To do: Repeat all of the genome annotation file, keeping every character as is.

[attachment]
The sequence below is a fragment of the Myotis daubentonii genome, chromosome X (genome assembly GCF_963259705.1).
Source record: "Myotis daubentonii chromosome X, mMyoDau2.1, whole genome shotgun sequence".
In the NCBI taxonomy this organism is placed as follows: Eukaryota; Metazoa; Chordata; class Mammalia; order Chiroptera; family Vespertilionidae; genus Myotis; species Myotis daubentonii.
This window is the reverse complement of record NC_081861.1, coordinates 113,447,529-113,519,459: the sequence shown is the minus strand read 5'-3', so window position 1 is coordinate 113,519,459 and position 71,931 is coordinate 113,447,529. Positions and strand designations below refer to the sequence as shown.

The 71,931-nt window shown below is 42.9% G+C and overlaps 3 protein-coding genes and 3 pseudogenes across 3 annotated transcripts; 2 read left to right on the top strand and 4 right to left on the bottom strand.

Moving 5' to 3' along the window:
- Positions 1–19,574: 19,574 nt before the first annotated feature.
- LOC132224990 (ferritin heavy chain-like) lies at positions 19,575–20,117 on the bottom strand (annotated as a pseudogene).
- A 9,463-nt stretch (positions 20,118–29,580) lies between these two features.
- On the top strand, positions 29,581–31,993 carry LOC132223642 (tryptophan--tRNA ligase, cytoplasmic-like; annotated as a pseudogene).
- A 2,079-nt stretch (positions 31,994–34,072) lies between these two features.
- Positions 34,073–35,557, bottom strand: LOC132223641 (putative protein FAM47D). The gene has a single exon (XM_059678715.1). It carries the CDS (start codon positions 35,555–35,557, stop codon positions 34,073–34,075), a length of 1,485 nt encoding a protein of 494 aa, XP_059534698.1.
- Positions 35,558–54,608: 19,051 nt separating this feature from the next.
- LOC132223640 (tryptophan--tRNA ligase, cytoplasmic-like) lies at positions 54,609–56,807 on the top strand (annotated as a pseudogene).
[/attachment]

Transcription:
The sequence below is a fragment of the Myotis daubentonii genome, chromosome X (genome assembly GCF_963259705.1).
Source record: "Myotis daubentonii chromosome X, mMyoDau2.1, whole genome shotgun sequence".
In the NCBI taxonomy this organism is placed as follows: Eukaryota; Metazoa; Chordata; class Mammalia; order Chiroptera; family Vespertilionidae; genus Myotis; species Myotis daubentonii.
This window is the reverse complement of record NC_081861.1, coordinates 113,447,529-113,519,459: the sequence shown is the minus strand read 5'-3', so window position 1 is coordinate 113,519,459 and position 71,931 is coordinate 113,447,529. Positions and strand designations below refer to the sequence as shown.

The 71,931-nt window shown below is 42.9% G+C and overlaps 3 protein-coding genes and 3 pseudogenes across 3 annotated transcripts; 2 read left to right on the top strand and 4 right to left on the bottom strand.

Moving 5' to 3' along the window:
- Positions 1–19,574: 19,574 nt before the first annotated feature.
- LOC132224990 (ferritin heavy chain-like) lies at positions 19,575–20,117 on the bottom strand (annotated as a pseudogene).
- A 9,463-nt stretch (positions 20,118–29,580) lies between these two features.
- On the top strand, positions 29,581–31,993 carry LOC132223642 (tryptophan--tRNA ligase, cytoplasmic-like; annotated as a pseudogene).
- A 2,079-nt stretch (positions 31,994–34,072) lies between these two features.
- Positions 34,073–35,557, bottom strand: LOC132223641 (putative protein FAM47D). The gene has a single exon (XM_059678715.1). It carries the CDS (start codon positions 35,555–35,557, stop codon positions 34,073–34,075), a length of 1,485 nt encoding a protein of 494 aa, XP_059534698.1.
- Positions 35,558–54,608: 19,051 nt separating this feature from the next.
- LOC132223640 (tryptophan--tRNA ligase, cytoplasmic-like) lies at positions 54,609–56,807 on the top strand (annotated as a pseudogene).